Constant width italic

Indicates parameters in function prototypes, or placeholders to be replaced with your own values.

Plain text

Indicates keys such as Return, Tab, and Ctrl.

Tip

This icon signifies a tip, suggestion, or general note.

Warning

This icon signifies a warning or caution.

Using Code Examples

This book is here to help you get your job done. In general, you may use the code in this book in your programs and documentation. You do not need to contact us for permission unless you’re reproducing a significant portion of the code. For example, writing a program that uses several chunks of code from this book does not require permission. Selling or distributing a CD-ROM of examples from O’Reilly books does require permission. Answering a question by citing this book and quoting example code does not require permission. Incorporating a significant amount of example code from this book into your product’s documentation does require permission.

We appreciate, but do not require, attribution. An attribution usually includes the title, author, publisher, and ISBN. For example: "C in a Nutshell by Peter Prinz and Tony Crawford. Copyright 2006 O’Reilly Media, Inc., 0-596-00697-7.”

If you feel that your use of code examples falls outside fair use or the permission given here, feel free to contact us at .

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Acknowledgments

Both of us want to thank Jonathan Gennick, our editor, for originally bringing us together and starting us off on this book, and for all his guidance along the way. We also thank our technical reviewers, Matt Crawford, David Kitabjian, and Chris LaPre, for their valuable criticism of our manuscript, and we’re grateful to our production editor, Abby Fox, for all her attention to making our book look good.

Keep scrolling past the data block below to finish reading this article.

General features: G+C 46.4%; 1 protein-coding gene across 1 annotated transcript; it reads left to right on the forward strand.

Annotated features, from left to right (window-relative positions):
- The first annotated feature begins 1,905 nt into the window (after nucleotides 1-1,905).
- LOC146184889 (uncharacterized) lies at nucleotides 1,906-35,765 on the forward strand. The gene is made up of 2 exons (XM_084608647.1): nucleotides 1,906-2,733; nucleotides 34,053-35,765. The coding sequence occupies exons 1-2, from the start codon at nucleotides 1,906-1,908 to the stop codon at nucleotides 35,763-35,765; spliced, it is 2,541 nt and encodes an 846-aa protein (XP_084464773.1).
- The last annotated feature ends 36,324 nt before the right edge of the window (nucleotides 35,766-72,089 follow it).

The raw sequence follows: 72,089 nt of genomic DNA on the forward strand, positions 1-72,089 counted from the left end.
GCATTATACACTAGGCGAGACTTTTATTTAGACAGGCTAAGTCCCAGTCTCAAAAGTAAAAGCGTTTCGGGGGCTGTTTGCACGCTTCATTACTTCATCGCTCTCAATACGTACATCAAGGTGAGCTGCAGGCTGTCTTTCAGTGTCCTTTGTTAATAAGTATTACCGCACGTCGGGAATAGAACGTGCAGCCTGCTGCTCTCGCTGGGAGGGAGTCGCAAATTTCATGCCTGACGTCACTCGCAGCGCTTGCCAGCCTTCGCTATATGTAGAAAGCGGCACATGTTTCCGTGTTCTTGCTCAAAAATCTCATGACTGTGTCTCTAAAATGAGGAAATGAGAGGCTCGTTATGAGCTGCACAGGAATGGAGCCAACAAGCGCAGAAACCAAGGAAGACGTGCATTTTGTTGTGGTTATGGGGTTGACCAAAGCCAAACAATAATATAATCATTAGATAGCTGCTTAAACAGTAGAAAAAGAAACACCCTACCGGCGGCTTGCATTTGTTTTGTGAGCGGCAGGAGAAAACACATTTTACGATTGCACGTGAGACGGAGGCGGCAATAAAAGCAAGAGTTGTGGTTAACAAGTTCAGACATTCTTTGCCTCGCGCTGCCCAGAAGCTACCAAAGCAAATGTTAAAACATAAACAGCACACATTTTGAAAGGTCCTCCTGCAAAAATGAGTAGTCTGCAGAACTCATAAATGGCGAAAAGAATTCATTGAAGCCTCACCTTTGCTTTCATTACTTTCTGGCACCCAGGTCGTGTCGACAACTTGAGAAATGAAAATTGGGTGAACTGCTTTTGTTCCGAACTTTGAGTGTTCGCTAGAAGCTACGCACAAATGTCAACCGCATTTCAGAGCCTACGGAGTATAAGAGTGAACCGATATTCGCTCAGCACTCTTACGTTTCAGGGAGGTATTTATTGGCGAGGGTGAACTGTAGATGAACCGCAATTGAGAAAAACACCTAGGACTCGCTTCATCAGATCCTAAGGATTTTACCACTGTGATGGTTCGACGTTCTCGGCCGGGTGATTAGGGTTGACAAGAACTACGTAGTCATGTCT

Peter

I would like to thank Tony first of all for the excellent collaboration. My heartfelt thanks also go to all my friends for the understanding they showed again and again when I had so little time for them. Last but not least, I dedicate this book to my daughters, Vivian and Jeanette—both of them now students of computer science—who strengthened my ambition to carry out this book project.

Tony

I have enjoyed working on this book as a very rewarding exercise in teamwork. I thank Peter for letting me take all the space I could fill in this project. The opportunity to work with my brother Matt in the review phase was particularly gratifying.